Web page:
Pro-Vegan Ad Comes After New PETA Video Shows Hens in Packed Shed at Self-Proclaimed 'Chicken Disneyland'
For Immediate Release:
February 19, 2019
Audrey Shircliff 202-483-7382
Santa Rosa, Calif. – “This Is ‘Cage-Free.’ Don’t Be Duped. Go Vegan.” That’s the message on a new PETA billboard now up in Santa Rosa that debunks the myth of “cage-free” eggs. The billboard comes after PETA released damning video footage of a packed chicken shed at Hilliker’s Ranch Fresh Eggs, Inc., in Lakeside, California, which has been held up as illustrative of the future of egg farming in the state and touted by its owner as “Chicken Disneyland.”
The ad is located on College Avenue (near the intersection with Cleveland Avenue) close to several restaurants and grocery stores. It will remain up for four weeks.
“‘Cage-free’ means absolutely nothing to the hens who are stuffed on top of each other in filthy warehouses and made to overproduce eggs until their bodies give out and they’re killed,” says PETA Director Danielle Katz. “PETA’s billboard aims to show Californians that there’s no such thing as humane eggs and that the only real way to avoid supporting the suffering of animals used for food is to go vegan.”
PETA—whose motto reads, in part, that “animals are not ours to eat”—posted the billboard after Californians voted to pass Proposition 12, which allows farms to keep egg-laying hens in cages until 2022 and then confine them to massive warehouses with only 1 square foot of space per bird, the egg industry’s own current recommendation for cage-free hens. PETA warned before the measure was passed that it would keep hens miserable while misleading well-intentioned consumers.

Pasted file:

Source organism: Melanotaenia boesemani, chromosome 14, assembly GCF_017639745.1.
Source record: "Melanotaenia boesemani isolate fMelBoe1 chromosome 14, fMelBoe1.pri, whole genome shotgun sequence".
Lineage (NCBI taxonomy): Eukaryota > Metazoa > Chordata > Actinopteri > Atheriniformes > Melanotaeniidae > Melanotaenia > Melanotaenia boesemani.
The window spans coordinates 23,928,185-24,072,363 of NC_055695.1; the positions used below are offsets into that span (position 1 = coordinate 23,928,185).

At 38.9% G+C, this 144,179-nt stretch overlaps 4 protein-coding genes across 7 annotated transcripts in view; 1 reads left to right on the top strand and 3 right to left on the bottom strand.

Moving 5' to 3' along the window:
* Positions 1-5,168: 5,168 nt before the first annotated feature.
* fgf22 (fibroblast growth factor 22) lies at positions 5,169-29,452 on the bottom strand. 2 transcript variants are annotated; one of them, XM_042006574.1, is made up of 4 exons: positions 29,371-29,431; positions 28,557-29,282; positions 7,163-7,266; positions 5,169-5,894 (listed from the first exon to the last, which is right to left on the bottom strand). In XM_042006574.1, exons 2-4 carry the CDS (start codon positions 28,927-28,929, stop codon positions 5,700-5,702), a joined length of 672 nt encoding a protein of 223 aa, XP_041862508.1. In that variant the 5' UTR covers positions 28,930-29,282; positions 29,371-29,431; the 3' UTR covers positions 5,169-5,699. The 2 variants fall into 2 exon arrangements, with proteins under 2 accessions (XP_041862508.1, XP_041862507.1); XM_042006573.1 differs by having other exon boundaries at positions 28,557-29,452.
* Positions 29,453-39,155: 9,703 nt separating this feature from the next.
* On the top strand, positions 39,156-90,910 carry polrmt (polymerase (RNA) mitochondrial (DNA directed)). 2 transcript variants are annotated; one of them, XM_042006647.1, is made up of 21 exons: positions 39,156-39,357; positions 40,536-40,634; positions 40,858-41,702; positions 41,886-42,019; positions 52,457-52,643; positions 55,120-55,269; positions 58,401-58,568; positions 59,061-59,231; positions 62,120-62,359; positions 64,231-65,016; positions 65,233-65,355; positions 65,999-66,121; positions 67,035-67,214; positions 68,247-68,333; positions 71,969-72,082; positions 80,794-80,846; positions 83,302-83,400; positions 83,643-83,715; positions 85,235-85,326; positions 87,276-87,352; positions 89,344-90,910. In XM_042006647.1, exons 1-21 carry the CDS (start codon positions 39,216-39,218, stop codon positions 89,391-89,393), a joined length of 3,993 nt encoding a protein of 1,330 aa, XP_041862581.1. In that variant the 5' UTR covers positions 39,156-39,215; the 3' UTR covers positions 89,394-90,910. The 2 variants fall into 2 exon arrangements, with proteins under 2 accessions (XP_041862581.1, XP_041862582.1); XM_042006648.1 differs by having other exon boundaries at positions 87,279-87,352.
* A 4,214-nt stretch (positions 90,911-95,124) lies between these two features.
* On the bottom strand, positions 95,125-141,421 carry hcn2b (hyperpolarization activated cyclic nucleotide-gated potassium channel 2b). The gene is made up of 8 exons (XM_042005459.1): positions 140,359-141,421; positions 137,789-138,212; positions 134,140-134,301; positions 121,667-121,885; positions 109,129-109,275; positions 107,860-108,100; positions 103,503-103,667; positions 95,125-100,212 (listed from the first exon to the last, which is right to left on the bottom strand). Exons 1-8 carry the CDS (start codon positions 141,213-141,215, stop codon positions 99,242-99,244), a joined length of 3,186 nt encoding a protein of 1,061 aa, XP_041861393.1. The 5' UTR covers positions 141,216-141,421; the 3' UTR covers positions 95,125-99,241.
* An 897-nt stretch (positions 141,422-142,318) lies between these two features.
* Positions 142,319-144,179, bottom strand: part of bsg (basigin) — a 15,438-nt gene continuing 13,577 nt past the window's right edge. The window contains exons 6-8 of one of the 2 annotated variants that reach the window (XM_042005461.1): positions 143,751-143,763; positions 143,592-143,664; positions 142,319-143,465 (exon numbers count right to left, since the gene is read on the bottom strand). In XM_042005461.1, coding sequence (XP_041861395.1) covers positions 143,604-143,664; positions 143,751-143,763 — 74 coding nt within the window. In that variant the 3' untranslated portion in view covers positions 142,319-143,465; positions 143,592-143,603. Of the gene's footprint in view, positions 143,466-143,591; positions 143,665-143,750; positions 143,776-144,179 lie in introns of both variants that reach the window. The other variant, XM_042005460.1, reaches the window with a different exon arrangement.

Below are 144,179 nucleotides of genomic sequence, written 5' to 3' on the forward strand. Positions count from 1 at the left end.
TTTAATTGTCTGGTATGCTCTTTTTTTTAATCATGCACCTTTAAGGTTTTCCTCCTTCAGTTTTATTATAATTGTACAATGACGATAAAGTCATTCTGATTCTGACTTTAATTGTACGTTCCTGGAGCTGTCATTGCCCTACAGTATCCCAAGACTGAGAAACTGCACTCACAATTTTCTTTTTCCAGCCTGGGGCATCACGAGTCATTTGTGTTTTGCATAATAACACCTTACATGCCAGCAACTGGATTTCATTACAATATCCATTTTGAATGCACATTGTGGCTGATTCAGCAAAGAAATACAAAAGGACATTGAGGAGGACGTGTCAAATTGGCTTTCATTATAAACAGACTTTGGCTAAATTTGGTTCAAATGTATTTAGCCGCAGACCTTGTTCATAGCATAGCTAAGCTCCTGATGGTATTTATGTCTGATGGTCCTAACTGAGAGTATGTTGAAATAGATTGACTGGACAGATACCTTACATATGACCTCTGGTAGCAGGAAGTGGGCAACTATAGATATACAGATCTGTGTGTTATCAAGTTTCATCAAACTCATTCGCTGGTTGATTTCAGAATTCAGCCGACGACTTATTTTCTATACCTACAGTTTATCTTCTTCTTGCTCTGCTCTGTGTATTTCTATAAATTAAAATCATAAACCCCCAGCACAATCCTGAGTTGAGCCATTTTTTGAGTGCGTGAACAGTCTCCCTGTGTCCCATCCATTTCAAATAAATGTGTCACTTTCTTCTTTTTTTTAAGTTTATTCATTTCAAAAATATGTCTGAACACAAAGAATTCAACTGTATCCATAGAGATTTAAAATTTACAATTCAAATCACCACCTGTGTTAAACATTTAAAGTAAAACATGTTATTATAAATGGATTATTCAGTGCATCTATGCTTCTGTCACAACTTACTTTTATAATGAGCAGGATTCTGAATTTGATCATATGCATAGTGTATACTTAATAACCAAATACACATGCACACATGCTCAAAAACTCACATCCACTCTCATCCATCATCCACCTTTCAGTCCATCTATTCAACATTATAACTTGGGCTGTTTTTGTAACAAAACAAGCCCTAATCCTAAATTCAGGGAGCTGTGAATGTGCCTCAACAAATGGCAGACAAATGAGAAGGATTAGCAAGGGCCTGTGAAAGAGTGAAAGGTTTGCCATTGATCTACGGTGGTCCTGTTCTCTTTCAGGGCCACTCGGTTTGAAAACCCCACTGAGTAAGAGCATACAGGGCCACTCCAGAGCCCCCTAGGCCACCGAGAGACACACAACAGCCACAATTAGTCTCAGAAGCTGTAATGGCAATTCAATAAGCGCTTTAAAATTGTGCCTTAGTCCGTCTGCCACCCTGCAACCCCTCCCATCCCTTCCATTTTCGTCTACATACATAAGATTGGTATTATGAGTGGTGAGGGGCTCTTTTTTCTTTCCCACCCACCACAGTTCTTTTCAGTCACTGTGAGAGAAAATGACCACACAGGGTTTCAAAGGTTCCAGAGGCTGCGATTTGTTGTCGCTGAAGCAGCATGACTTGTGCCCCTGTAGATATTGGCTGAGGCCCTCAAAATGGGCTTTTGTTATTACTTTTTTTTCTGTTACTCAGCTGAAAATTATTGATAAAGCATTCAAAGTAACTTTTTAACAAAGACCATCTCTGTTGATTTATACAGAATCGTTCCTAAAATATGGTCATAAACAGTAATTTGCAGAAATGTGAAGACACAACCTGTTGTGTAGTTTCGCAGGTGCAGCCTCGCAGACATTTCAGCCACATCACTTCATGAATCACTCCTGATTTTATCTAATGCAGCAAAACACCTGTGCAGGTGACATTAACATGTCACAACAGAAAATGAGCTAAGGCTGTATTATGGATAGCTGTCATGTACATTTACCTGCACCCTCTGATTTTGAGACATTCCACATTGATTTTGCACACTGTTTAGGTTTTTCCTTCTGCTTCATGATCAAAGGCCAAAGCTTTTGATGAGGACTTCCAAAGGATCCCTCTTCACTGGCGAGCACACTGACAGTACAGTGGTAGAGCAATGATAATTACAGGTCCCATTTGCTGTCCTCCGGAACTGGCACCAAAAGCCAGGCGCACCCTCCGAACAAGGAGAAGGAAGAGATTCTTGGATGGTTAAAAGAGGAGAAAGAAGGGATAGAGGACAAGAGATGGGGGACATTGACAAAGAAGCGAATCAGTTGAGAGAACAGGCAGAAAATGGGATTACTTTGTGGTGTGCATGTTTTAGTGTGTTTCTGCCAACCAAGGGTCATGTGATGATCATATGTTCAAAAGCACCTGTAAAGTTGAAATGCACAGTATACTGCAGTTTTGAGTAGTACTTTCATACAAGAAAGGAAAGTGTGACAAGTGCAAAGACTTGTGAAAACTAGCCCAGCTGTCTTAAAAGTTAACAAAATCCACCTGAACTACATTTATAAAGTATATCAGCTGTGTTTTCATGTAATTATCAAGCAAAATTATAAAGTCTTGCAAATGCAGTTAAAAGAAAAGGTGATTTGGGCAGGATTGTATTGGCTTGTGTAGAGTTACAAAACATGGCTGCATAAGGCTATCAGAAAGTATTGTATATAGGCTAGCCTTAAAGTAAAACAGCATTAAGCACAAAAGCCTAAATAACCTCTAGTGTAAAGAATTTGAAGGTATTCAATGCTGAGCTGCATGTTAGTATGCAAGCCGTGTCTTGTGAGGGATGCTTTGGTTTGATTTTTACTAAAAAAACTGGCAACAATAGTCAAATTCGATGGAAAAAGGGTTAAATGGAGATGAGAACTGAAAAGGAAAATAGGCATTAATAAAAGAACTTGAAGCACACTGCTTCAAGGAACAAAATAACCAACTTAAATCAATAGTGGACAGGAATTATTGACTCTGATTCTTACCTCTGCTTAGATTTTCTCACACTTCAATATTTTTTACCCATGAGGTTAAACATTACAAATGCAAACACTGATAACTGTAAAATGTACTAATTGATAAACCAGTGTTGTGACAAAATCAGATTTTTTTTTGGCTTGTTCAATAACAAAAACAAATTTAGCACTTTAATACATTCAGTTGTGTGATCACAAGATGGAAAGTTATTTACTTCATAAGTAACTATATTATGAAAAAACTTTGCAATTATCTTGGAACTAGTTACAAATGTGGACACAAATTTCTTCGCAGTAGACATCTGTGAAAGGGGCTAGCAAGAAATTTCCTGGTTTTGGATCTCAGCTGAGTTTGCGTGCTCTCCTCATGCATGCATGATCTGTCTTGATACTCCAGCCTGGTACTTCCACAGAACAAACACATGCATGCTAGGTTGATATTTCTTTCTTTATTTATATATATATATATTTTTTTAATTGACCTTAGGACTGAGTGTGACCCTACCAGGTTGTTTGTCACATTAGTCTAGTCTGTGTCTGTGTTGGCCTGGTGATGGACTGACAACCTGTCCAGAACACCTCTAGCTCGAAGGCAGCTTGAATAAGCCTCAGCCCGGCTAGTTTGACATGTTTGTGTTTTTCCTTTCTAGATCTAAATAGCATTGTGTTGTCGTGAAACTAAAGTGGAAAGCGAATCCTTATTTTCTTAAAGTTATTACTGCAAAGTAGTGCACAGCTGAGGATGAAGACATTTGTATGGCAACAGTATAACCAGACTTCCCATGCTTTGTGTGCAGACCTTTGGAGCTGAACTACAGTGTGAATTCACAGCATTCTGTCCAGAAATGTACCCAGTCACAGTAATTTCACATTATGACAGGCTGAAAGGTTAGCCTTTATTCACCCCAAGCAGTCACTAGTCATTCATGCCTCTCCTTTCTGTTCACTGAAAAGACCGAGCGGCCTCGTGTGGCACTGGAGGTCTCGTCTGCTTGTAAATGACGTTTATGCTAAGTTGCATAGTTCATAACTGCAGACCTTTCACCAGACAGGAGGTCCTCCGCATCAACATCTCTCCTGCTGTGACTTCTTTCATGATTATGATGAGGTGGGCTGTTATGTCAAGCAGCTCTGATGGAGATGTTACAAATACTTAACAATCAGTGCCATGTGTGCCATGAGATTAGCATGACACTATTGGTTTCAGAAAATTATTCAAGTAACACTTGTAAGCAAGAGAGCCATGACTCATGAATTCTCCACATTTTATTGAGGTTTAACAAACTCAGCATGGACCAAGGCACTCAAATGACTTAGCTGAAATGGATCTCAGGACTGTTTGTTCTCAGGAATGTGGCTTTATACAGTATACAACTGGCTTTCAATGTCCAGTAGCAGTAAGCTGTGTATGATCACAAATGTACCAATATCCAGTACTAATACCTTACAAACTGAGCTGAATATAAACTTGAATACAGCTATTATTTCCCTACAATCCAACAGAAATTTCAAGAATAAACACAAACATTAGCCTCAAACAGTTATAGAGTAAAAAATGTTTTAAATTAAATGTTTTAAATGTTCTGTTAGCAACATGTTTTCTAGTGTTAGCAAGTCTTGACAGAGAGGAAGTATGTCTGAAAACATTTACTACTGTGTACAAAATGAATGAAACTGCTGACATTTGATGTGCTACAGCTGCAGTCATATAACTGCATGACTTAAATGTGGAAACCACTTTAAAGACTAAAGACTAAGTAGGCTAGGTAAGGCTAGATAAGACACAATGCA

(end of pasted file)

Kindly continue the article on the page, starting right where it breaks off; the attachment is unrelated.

PETA’s eyewitness at Hilliker’s Ranch Fresh Eggs, Inc., reported that the shed smelled strongly of waste and that frustrated hens cried out endlessly. The birds had no escape from the noise or odor. Constant exposure to noise and severe crowding can lead to distress, excessive adrenal hormone production, and suppression of the immune system.
PETA—whose motto reads, in part, that “animals are not ours to eat”—has also placed the billboard in San Diego and Sacramento.